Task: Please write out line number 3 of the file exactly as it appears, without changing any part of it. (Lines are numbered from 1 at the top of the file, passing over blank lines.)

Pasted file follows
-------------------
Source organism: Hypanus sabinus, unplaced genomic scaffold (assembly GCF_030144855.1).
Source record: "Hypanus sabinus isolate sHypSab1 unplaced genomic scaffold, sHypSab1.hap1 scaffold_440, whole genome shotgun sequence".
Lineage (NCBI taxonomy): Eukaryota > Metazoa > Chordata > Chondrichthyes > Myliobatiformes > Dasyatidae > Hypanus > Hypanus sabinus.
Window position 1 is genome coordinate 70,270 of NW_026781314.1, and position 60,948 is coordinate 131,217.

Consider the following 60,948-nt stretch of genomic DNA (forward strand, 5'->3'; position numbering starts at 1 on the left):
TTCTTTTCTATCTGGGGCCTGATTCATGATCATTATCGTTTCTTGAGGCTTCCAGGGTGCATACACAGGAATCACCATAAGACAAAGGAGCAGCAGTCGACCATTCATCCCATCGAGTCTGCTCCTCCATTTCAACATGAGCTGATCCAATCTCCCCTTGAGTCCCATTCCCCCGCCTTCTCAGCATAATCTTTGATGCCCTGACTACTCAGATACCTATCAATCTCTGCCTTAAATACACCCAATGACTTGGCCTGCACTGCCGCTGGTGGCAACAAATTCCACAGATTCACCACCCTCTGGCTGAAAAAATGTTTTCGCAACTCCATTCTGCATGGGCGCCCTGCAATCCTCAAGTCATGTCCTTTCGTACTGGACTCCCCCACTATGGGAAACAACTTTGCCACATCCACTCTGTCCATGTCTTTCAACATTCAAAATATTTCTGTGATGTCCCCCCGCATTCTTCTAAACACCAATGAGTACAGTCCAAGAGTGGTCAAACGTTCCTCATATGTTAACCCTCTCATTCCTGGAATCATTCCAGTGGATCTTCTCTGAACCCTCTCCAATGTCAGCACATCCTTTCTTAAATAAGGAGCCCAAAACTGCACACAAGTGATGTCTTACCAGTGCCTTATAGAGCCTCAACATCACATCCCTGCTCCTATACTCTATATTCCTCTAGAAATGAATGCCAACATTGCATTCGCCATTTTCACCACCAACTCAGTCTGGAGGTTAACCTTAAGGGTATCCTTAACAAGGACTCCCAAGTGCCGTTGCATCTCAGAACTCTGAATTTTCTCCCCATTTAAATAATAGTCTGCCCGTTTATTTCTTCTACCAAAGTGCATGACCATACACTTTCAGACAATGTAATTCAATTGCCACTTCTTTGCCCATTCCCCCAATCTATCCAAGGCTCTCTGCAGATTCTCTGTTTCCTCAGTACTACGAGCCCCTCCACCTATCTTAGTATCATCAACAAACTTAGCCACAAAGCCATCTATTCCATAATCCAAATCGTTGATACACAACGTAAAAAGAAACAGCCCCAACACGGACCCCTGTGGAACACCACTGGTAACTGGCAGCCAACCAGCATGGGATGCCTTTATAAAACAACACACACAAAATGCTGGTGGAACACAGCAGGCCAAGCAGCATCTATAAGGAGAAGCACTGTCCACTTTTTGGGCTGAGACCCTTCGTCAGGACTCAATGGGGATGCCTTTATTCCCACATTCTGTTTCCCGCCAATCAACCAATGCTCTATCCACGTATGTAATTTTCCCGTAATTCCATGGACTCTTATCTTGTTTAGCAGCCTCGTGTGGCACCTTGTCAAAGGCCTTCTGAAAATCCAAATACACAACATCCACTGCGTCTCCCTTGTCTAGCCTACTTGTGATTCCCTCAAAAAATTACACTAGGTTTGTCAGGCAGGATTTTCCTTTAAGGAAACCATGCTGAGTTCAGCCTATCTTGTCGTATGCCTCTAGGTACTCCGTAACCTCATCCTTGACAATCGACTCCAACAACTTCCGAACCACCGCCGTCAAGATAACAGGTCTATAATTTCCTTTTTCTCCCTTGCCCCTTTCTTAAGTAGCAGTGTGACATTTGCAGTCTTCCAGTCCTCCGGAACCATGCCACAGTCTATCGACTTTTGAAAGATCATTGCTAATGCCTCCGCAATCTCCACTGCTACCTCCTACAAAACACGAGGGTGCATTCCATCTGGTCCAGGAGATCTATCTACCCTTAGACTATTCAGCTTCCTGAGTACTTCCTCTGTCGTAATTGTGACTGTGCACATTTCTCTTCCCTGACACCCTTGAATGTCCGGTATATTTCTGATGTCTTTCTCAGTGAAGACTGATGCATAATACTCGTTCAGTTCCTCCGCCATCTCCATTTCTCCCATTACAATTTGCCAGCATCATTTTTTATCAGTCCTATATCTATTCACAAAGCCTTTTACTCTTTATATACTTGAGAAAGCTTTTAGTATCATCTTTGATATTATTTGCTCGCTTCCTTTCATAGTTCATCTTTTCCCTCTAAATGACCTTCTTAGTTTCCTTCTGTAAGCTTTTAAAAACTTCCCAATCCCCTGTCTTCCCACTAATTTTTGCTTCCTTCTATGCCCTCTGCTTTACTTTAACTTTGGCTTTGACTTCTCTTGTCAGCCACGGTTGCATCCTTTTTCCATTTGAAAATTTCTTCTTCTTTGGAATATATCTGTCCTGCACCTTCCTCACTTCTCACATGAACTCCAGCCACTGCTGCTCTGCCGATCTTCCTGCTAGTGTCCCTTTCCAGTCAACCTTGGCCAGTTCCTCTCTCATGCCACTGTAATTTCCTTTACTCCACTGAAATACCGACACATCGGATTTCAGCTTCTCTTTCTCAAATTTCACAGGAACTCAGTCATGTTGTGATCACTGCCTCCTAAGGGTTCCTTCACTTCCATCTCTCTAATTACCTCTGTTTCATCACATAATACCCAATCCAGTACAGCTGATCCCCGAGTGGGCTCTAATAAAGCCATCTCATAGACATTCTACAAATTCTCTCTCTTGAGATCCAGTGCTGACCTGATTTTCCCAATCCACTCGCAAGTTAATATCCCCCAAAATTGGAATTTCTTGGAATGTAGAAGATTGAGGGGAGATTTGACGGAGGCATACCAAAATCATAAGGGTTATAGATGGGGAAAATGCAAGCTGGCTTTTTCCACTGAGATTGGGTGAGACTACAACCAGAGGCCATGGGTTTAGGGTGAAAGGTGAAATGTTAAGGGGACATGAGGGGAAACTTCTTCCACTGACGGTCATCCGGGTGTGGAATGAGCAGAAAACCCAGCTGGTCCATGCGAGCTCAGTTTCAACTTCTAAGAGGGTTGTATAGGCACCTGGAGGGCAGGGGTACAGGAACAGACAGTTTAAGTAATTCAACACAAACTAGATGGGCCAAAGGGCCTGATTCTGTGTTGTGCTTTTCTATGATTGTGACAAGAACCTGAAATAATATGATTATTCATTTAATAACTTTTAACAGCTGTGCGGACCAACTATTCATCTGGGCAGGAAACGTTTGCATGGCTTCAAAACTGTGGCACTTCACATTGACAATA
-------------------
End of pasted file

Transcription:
Lineage (NCBI taxonomy): Eukaryota > Metazoa > Chordata > Chondrichthyes > Myliobatiformes > Dasyatidae > Hypanus > Hypanus sabinus.